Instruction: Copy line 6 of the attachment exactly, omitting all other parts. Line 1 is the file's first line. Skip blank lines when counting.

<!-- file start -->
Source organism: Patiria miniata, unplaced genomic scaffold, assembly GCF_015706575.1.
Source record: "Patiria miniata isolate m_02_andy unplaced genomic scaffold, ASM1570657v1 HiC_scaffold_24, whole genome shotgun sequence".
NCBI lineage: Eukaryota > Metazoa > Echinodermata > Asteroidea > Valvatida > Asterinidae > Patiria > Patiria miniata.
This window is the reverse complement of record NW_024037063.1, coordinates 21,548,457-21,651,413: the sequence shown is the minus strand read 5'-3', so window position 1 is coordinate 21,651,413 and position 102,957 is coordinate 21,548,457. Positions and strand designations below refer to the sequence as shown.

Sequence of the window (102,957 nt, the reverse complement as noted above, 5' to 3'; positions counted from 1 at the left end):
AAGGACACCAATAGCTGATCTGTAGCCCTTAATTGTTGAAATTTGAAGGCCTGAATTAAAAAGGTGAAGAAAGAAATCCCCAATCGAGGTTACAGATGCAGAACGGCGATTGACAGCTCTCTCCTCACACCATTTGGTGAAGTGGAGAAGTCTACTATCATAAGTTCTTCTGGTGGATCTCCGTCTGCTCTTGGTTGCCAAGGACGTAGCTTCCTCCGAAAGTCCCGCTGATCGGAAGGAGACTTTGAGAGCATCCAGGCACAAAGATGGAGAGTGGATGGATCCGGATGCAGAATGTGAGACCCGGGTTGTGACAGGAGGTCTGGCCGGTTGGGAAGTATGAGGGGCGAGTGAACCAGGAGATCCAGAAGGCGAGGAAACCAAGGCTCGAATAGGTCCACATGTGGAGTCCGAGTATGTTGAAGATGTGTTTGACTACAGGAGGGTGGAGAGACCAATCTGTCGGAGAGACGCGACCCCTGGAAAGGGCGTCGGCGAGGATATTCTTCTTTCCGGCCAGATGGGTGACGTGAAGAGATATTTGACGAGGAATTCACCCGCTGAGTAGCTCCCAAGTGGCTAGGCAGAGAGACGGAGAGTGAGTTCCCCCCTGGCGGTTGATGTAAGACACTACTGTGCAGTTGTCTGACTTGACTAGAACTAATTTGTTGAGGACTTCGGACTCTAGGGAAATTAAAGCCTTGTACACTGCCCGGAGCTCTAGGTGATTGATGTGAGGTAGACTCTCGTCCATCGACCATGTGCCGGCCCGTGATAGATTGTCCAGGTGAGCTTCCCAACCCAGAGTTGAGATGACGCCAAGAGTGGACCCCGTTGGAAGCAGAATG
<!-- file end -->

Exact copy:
AAGGACACCAATAGCTGATCTGTAGCCCTTAATTGTTGAAATTTGAAGGCCTGAATTAAAAAGGTGAAGAAAGAAATCCCCAATCGAGGTTACAGATGCAGAACGGCGATTGACAGCTCTCTCCTCACACCATTTGGTGAAGTGGAGAAGTCTACTATCATAAGTTCTTCTGGTGGATCTCCGTCTGCTCTTGGTTGCCAAGGACGTAGCTTCCTCCGAAAGTCCCGCTGATCGGAAGGAGACTTTGAGAGCATCCAGGCACAAAGATGGAGAGTGGATGGATCCGGATGCAGAATGTGAGACCCGGGTTGTGACAGGAGGTCTGGCCGGTTGGGAAGTATGAGGGGCGAGTGAACCAGGAGATCCAGAAGGCGAGGAAACCAAGGCTCGAATAGGTCCACATGTGGAGTCCGAGTATGTTGAAGATGTGTTTGACTACAGGAGGGTGGAGAGACCAATCTGTCGGAGAGACGCGACCCCTGGAAAGGGCGTCGGCGAGGATATTCTTCTTTCCGGCCAGATGGGTGACGTGAAGAGATATTTGACGAGGAATTCACCCGCTGAGTAGCTCCCAAGTGGCTAGGCAGAGAGACGGAGAGTGAGTTCCCCCCTGGCGGTTGATGTAAGACACTACTGTGCAGTTGTCTGACTTGACTAGAACTAATTTGTTGAGGACTTCGGACTCTAGGGAAATTAAAGCCTTGTACACTGCCCGGAGCTCTAGGTGATTGATGTGAGGTAGACTCTCGTCCATCGACCATGTGCCGGCCCGTGATAGATTGTCCAGGTGAGCTTCCCAACCCAGAGTTGAGATGACGCCAAGAGTGGACCCCGTTGGAAGCAGAATG